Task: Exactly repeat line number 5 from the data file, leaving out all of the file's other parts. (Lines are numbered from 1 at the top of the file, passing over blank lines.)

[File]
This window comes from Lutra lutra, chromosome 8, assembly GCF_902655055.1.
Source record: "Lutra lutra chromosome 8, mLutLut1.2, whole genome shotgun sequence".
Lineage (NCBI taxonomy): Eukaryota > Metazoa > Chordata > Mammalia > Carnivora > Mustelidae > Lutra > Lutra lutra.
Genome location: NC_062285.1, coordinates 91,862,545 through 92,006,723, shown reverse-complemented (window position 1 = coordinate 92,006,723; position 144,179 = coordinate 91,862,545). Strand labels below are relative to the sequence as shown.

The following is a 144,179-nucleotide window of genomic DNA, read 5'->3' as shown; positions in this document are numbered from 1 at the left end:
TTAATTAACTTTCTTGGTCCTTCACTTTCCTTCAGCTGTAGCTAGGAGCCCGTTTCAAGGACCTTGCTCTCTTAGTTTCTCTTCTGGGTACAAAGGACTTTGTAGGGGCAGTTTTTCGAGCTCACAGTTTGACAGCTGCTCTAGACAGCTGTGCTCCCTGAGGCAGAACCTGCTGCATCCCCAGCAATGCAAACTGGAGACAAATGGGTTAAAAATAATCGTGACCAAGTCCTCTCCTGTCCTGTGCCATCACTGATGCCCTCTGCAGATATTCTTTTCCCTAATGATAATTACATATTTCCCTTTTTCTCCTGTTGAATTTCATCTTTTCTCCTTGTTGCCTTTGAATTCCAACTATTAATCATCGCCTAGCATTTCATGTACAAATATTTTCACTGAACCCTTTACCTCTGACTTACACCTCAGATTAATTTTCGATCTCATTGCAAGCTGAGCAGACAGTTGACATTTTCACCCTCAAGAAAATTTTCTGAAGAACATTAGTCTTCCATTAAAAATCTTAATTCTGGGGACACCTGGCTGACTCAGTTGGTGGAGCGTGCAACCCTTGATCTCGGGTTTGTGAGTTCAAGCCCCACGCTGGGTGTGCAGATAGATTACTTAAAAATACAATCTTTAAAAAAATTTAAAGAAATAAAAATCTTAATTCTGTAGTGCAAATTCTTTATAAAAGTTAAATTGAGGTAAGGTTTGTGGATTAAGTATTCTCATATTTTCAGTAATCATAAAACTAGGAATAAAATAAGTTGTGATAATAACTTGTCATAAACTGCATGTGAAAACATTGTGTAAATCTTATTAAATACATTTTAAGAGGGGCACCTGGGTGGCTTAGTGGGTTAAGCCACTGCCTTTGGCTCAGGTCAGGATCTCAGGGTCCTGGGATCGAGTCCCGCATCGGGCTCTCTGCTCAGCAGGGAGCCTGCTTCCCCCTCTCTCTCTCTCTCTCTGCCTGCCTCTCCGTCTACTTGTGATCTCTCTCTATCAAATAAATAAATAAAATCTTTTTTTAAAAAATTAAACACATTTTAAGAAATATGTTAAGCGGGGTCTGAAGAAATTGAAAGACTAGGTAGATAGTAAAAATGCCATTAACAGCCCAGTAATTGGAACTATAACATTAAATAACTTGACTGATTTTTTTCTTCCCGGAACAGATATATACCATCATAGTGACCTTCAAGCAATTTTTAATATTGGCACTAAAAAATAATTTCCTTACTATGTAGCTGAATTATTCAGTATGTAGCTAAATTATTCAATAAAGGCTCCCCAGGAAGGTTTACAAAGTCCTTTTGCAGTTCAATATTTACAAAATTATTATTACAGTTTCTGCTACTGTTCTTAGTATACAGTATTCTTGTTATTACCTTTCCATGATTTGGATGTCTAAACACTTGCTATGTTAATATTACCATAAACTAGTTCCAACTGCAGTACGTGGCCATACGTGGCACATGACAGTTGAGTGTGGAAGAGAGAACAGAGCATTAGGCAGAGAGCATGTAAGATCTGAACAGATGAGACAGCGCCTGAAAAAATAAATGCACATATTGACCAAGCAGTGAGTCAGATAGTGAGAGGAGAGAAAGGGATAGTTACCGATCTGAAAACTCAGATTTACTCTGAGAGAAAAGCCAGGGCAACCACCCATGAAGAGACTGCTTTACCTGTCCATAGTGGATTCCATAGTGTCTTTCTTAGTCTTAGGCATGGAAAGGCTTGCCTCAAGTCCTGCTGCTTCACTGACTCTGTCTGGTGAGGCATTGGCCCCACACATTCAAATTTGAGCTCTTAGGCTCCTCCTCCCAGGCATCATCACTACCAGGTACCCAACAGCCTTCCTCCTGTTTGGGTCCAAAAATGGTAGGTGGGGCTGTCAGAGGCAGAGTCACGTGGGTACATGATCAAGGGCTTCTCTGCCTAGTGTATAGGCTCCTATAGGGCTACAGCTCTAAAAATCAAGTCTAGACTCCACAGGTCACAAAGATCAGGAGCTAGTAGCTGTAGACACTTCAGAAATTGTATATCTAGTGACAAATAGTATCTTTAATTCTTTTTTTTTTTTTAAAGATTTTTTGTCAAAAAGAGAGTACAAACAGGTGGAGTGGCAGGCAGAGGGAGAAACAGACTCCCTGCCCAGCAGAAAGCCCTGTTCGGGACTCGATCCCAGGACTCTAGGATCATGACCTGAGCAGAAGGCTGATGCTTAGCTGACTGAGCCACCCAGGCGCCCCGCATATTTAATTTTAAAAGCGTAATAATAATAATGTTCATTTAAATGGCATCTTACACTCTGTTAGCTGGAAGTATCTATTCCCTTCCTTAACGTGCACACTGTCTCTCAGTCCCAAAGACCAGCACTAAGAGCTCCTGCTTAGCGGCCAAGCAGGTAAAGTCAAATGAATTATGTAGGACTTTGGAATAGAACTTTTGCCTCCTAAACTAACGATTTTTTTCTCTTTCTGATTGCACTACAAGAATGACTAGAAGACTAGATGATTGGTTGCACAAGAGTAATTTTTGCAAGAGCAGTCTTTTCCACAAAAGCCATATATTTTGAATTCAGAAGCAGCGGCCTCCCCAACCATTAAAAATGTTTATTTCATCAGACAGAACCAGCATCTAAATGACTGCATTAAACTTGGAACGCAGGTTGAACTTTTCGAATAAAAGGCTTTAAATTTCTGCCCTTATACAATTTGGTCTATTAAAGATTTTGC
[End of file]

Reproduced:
The following is a 144,179-nucleotide window of genomic DNA, read 5'->3' as shown; positions in this document are numbered from 1 at the left end: